My favorite part is getting to “Travel with a Purpose.” I get to see new places and have new adventures all over the US while also getting to take great care of my patients. I have met so many amazing people all over and have grown my connections and network so much. I have had experiences that I will forever be grateful for, and you cannot put a monetary value on that. You also get to grow your resume and “try on” different facilities.

There are ebbs and flows and ups and downs like anything. The market is constantly changing so you need to make sure you understand that. The days of those 10k-a-week pay packages, as we saw during the pandemic, are long gone and the market is starting to normalize again. The demand is also down a bit but I think we will see it go back up.

Why do or don’t you think travel nursing is better than staff nursing?
I think there is a season for everything, and travel nursing may not fit everyone’s lifestyle – so I don’t think there is a wrong or right answer here. Personally, if you have an adventurous/wandering heart and the idea of travel nursing fits your lifestyle, I say to go for it! You will always wonder “what if” if you don’t give it a try. I will say never to burn a bridge with your staff job, though, so make sure to follow the proper etiquette when cutting ties because you may want to go back one day.

What has been the greatest challenge of travel nursing?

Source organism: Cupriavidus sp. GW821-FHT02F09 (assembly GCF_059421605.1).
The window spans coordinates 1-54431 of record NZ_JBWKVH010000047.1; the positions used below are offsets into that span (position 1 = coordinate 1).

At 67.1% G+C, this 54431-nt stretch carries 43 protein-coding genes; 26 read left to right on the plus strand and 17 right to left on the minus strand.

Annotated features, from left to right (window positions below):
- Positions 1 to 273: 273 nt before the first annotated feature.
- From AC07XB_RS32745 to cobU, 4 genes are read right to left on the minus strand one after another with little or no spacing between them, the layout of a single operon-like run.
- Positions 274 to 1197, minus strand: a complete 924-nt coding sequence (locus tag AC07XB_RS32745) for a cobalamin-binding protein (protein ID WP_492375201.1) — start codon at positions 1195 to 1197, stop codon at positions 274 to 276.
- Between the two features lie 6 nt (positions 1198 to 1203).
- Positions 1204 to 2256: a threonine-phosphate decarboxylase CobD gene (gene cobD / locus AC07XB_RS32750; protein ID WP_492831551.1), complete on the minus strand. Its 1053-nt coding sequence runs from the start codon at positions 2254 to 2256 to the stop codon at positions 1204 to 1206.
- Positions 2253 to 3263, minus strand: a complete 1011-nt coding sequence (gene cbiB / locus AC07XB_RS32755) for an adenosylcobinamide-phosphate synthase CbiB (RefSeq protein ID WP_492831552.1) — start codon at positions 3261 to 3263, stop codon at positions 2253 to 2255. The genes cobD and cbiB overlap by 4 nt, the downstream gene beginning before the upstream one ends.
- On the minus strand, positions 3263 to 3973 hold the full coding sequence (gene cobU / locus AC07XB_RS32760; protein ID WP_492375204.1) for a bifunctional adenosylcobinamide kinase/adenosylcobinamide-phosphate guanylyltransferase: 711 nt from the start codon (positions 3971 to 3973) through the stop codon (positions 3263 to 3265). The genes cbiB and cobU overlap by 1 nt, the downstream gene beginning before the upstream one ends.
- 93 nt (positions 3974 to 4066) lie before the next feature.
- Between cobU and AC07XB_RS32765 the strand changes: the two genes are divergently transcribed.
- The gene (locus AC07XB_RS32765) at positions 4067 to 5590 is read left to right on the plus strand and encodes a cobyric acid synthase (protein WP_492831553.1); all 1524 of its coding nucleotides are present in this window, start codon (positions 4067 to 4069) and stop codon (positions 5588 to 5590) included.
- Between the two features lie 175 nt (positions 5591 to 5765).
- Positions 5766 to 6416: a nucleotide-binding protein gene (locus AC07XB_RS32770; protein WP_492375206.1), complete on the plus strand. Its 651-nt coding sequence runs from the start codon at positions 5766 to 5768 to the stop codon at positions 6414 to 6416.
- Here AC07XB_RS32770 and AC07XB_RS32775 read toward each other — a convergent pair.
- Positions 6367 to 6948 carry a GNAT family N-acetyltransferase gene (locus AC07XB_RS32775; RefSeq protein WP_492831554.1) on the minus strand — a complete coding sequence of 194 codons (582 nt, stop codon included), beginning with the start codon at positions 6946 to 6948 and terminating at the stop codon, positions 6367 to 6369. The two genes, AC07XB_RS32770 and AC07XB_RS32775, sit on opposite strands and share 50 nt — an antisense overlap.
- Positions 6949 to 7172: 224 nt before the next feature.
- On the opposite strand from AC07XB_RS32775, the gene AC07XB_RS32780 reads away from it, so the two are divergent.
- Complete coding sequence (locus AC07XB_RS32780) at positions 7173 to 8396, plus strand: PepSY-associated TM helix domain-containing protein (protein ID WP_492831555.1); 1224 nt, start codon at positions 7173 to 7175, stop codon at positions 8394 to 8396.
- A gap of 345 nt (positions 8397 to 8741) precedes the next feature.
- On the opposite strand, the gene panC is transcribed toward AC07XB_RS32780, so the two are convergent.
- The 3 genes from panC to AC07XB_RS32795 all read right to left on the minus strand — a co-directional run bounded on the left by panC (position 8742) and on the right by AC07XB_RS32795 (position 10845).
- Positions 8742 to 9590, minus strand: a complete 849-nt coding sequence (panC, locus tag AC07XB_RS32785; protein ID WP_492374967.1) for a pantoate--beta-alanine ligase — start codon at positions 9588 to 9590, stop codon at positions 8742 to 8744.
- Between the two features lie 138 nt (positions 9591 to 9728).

The greatest challenge is some of the uncertainty and unknowns that come along with travel nursing. You have to have a very “go with the flow” attitude to be successful. Make sure you have a decent savings account built up BEFORE starting travel nursing and always have a plan A, B, and C.

What surprised you the most about travel nursing?
How much it changed my life for the better. It gave me a whole new mindset and renewed my passion for being a bedside nurse again. It teaches you just how capable you are when you travel alone. I knew I was going to love it but had no idea just how much. The unknown is scary but it was absolutely the best decision I could have made for myself. It also set me up for flight nursing and gave me the confidence boost I needed to be successful in that role too.

Brandy Pinkerton, flight nurse

What does this award mean to you?
I never in a million years would have thought that – not only would I have been nominated by my peers for this award – but when I found out I won, I absolutely could not believe it. No words can even express the gratitude that I have for being selected.

What do you want all future nurses to know about pursuing travel nursing?
There are ebbs and flows and ups and downs like anything. The market is constantly changing so you need to make sure you understand that. The days of those 10k-a-week pay packages, as we saw during the pandemic, are long gone and the market is starting to normalize again. The demand is also down a bit but I think we will see it go back up.

To be successful, you have to have a flexible mindset in all aspects and make sure you know your negotiables and non-negotiables. But the more picky you are, the harder time you will have finding a job right now. It is also highly competitive. Some of the places that I least expected to love so much ended up being my favorite, so be open to your locations!

Brandy Pinkerton, flight nurse

What do you wish you could tell your younger self about your nursing journey?